Changing property rights alters the owners of property, and thus who gets paid when property gets exchanged (as long as negotiation is costless). The change does not affect their most-valued use and, thus, where they end up.
Suppose Alex has a bike. Jared is Alex's baby brother and he likes the bike a little more than Alex. Dominick is a boy next door. Dominick loves the bike more than Alex or Jared and has sufficient resources to compensate either boy. Since Alex owns the bike, Dominick must negotiate with Alex to get the bike and, when exchanged, Alex gets paid.
But if Alex gives his baby brother the bike as a hand-me down, transferring the property right to Jared, then Dominick has to negotiate with Jared and Jared gets the big bucks if he sells the bike toDominick. In either case, we expect Dominick to get the bike. The only thing that changes is who gets paid.
I refer not to what is commonly-called the "Coase Theorem" but to Simon Rottenberg's "Invariance Hypothesis" from his seminal 1956 Journal of Political Economy article "The Baseball Players' Labor Market, published fully four years before Coase's "Problem of Social Cost." Coase got the Nobel Prize. Rotteberg has relative obscurity. I previously wrote this post on the subject and this post which touched on the subject. Here's another take on the subject:
What became known as the Coase Theorem was actually articulated by George Stigler, a point Coase made in his lecture accepting the Nobel Prize. Stigler, who was awarded the Nobel Prize in 1982 - although not for articulating the Coase Theorem - offered the following definition of the Coase theorem: When there are no transaction costs the assignment of legal rights has no effect upon the allocation of resources among economic enterprises.
For non-economists, Stigler's statement of the Coase Theorem may not be clear. In fact, this entire story may be a bit confusing. Coase receives a Nobel for not quite saying something clearly articulated by Stigler years after Rottenberg made a similar observation. Certainly a puzzle, but what exactly does all this have to do with baseball? To further clarify the Coase Theorem, let's return to the wisdom of Rottenberg. This is the statement he made in 1956: "It seems, indeed, to be true that a market in which freedom is limited by a reserve rule such as that which now governs the baseball labor market distributes players among teams about as a free market would (p. 255).
...When we look at the Coase Theorem, as stated by Stigler, and the Rottenberg Invariance Principle, as stated by (Rodney) Fort, we fail to see a significant difference. It looks like Rottenberg - or Fort - is making the same observation that Coase - or Stigler - made. Rottenberg is arguing that whether there is a reserve clause or complete free agency, the distribution of players in the league would still be the same, which we think is the same as saying the assignment of legal rights has no impact on resource allocation. Rottenberg, though, did not receive a Nobel Prize for his work. Perhaps this is because the example gave to illustrate his work inf loved a simple farmer and rancher. Rottenberg, on the other hand, was talking about the game of baseball. SO maybe many economists don't like baseball. Or maybe many economists just dream about someday being a farmer or a cowboy. When all is said and done, we are not really sure why Rottenberg's work has not received wider acclaim among economists.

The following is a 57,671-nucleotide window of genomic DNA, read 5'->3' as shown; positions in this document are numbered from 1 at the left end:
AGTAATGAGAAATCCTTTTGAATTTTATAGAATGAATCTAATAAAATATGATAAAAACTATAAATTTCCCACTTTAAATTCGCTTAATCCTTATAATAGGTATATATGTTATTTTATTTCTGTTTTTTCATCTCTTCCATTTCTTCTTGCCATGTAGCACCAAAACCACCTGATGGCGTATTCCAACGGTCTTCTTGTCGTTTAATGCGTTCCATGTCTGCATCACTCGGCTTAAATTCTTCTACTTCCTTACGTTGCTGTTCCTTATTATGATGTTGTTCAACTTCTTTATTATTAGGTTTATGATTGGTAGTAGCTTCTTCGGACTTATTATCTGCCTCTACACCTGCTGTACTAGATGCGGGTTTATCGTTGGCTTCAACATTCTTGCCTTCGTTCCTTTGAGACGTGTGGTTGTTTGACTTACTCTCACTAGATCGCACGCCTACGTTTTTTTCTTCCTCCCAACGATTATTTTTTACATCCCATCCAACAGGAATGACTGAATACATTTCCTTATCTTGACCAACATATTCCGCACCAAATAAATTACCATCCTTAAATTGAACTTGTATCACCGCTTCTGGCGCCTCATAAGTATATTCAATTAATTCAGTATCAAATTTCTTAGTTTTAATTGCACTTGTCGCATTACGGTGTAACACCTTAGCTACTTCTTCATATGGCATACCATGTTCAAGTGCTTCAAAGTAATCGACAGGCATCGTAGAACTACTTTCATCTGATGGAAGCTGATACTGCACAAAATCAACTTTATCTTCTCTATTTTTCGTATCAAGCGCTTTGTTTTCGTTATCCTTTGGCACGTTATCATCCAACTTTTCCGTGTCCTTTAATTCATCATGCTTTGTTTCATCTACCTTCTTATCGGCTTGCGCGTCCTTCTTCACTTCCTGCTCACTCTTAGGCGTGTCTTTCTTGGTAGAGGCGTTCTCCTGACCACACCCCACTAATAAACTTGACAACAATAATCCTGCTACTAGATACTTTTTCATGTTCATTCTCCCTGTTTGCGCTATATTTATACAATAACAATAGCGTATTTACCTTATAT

That's from Wages of Wins by economists David Berri, Martin Schmidt, and Stacey Brook, a serious and readable look at various issues in Sports Economics, and with many tongue-in-cheek digs at academic economics and economists. I hope to have a short review of the book after I finish it. If the last few chapters are as interesting and readable as the first 5, Mssr.'s Berri, Schmidt, and Brook will have another positive review on their hands?*
*Are there diminishing returns to positive book reviews? Probably, but I doubt returns could ever be negative.
The "Coase" theorem as advertised by George Stigler or sneered at by Paul Samuelson is actually Adam Smith's theorem . It is wholly explicit in F. Y. Edgeworth [1881, 30ff, 114]; and with all the bells and whistles in Arrow and Debreu . Smith, Edgeworth, Arrow, Debreu, with many others, noted that an item gravitates by exchange into the hands of the person who values it the most, if transactions costs (such as the cost of transportation) are not too high. Why a student of economic thought like Stigler would call this oldest idea in economics "remarkable" I do not know, though as I say it is not the only strange reading that Stigler gave. Applying it to pollution rights is unremarkable. Where's the theorem?
Addendum part deux: I am not ashamed to say I had not heard of this article before Bill sent me the link. But this is one of the great things about academic blogging: the almost instant feedback I receive on writings that may never have seen the light of day - heck, that may have never made it out of my head - were it not for the blog.